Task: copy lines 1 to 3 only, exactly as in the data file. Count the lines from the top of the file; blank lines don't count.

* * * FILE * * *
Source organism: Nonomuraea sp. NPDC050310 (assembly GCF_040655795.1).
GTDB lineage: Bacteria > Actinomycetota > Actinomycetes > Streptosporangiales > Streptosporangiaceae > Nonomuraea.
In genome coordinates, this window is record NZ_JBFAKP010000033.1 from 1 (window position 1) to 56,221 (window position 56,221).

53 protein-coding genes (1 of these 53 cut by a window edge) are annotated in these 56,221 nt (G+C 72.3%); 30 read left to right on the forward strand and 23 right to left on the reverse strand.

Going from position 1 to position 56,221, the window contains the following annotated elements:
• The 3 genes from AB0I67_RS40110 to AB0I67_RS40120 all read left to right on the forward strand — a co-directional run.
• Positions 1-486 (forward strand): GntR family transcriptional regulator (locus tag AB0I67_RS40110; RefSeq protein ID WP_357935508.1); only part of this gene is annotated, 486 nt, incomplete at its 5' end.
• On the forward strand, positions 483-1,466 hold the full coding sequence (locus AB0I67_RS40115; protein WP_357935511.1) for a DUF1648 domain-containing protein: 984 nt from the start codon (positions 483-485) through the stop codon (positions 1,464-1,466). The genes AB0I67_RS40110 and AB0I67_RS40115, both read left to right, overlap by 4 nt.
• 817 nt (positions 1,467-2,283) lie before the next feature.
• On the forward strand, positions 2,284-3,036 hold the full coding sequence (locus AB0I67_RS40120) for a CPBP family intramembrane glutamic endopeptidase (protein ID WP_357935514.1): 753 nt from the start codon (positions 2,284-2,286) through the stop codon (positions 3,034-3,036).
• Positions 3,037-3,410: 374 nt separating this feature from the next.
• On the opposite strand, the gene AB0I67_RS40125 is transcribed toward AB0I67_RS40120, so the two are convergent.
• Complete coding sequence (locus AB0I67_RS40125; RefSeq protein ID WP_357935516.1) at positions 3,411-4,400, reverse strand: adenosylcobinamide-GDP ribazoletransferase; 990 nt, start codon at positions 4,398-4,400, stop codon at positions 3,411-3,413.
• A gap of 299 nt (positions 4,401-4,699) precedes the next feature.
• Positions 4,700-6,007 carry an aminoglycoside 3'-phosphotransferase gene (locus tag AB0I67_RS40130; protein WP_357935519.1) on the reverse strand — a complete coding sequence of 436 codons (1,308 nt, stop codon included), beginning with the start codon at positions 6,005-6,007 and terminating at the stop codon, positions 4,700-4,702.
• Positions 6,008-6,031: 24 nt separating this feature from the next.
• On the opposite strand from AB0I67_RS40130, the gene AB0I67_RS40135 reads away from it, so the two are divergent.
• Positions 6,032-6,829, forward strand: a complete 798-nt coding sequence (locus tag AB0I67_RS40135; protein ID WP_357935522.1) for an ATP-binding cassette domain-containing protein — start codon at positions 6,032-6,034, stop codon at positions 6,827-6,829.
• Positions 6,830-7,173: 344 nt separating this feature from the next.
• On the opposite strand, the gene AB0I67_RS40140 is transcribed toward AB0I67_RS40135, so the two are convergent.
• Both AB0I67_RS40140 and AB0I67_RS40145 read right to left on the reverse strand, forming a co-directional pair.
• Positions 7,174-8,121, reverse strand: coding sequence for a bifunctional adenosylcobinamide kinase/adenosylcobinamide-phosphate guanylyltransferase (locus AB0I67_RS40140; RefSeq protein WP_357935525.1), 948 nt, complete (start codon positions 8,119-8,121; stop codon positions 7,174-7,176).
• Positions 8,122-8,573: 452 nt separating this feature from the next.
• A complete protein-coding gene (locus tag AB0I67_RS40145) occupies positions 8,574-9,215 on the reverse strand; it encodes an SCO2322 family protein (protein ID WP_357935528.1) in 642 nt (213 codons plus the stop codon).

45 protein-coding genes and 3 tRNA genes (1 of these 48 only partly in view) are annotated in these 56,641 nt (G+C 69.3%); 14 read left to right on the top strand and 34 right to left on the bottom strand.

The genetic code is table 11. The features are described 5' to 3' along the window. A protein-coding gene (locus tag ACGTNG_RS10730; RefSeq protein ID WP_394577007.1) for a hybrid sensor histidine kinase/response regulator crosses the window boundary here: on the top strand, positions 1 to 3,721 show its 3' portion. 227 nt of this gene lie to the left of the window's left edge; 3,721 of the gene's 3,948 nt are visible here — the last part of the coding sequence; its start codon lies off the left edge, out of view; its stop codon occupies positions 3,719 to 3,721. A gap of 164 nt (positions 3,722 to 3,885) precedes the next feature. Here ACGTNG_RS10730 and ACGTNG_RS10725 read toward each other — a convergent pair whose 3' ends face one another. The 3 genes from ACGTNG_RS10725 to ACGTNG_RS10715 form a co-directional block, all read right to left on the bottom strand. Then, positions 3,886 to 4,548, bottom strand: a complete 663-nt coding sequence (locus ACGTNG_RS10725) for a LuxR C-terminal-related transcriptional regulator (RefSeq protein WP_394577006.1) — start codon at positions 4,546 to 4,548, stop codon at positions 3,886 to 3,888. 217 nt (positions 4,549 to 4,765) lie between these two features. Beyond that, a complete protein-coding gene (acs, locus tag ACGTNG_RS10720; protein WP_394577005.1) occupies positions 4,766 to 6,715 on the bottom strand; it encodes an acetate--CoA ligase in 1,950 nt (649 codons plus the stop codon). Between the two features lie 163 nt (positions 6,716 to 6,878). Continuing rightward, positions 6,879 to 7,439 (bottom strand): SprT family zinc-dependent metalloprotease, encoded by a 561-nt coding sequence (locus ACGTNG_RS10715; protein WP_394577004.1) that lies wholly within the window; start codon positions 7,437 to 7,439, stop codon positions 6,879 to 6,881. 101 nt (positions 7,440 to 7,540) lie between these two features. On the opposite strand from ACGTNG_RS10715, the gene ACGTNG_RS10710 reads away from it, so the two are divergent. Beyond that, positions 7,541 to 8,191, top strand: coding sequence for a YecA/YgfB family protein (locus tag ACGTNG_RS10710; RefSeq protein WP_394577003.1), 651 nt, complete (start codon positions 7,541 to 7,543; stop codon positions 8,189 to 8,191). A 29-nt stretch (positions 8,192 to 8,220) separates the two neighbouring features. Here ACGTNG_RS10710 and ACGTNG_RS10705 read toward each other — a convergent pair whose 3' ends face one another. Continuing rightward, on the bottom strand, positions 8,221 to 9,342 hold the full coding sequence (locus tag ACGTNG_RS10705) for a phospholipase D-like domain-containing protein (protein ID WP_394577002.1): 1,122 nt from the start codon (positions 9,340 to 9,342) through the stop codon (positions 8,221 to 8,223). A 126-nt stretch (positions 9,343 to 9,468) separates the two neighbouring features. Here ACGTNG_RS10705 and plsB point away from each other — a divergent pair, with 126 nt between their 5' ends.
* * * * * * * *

Source organism: Nonomuraea sp. NPDC050310 (assembly GCF_040655795.1).
GTDB lineage: Bacteria > Actinomycetota > Actinomycetes > Streptosporangiales > Streptosporangiaceae > Nonomuraea.
In genome coordinates, this window is record NZ_JBFAKP010000033.1 from 1 (window position 1) to 56,221 (window position 56,221).